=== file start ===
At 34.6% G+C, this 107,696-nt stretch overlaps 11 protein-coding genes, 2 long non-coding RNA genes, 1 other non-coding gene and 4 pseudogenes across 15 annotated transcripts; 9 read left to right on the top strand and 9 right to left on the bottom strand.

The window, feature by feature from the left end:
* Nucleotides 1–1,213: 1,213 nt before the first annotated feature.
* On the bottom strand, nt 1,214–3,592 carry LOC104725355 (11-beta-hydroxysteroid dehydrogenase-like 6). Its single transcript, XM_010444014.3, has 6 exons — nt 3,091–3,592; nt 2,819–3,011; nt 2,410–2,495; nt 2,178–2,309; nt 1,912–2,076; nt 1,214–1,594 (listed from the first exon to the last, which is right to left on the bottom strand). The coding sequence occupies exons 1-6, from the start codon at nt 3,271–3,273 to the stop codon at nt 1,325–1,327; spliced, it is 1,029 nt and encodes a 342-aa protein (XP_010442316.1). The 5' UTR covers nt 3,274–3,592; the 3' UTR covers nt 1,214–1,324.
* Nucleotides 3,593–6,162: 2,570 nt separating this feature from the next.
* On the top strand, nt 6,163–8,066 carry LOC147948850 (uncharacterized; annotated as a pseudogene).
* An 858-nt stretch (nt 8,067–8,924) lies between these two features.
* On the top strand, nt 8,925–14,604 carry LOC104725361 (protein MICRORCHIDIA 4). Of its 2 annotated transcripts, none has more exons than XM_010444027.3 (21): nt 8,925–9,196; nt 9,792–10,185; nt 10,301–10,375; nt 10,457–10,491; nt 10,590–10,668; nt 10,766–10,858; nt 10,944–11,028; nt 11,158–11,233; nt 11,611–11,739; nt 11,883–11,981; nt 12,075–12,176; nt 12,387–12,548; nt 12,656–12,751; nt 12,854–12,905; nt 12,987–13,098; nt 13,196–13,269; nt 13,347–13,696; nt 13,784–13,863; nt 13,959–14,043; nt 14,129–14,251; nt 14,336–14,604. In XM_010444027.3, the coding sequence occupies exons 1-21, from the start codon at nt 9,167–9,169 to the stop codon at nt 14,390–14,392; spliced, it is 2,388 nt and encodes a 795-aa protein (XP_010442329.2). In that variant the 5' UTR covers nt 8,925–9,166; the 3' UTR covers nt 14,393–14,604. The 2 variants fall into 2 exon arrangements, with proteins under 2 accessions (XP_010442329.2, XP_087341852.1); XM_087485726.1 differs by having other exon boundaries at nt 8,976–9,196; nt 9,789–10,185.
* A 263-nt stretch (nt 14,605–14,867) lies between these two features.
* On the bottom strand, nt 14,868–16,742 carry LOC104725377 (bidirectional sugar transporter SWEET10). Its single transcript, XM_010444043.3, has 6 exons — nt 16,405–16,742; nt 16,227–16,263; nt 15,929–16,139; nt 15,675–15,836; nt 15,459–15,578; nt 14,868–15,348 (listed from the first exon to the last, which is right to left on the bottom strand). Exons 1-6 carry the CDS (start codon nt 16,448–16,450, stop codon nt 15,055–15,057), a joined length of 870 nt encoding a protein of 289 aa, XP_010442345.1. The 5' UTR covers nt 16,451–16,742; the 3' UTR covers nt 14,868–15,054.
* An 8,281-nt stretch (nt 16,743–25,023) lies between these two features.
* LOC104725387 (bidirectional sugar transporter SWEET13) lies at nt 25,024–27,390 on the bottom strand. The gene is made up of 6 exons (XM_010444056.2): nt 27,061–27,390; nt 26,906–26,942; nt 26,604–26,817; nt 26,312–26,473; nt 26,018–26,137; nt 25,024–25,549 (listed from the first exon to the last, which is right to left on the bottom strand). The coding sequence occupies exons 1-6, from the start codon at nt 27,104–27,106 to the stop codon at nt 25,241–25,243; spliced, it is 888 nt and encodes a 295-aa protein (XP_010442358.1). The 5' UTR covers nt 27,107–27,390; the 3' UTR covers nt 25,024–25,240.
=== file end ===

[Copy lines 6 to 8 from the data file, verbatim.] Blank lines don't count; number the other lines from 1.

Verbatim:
* On the top strand, nt 6,163–8,066 carry LOC147948850 (uncharacterized; annotated as a pseudogene).
* An 858-nt stretch (nt 8,067–8,924) lies between these two features.
* On the top strand, nt 8,925–14,604 carry LOC104725361 (protein MICRORCHIDIA 4). Of its 2 annotated transcripts, none has more exons than XM_010444027.3 (21): nt 8,925–9,196; nt 9,792–10,185; nt 10,301–10,375; nt 10,457–10,491; nt 10,590–10,668; nt 10,766–10,858; nt 10,944–11,028; nt 11,158–11,233; nt 11,611–11,739; nt 11,883–11,981; nt 12,075–12,176; nt 12,387–12,548; nt 12,656–12,751; nt 12,854–12,905; nt 12,987–13,098; nt 13,196–13,269; nt 13,347–13,696; nt 13,784–13,863; nt 13,959–14,043; nt 14,129–14,251; nt 14,336–14,604. In XM_010444027.3, the coding sequence occupies exons 1-21, from the start codon at nt 9,167–9,169 to the stop codon at nt 14,390–14,392; spliced, it is 2,388 nt and encodes a 795-aa protein (XP_010442329.2). In that variant the 5' UTR covers nt 8,925–9,166; the 3' UTR covers nt 14,393–14,604. The 2 variants fall into 2 exon arrangements, with proteins under 2 accessions (XP_010442329.2, XP_087341852.1); XM_087485726.1 differs by having other exon boundaries at nt 8,976–9,196; nt 9,789–10,185.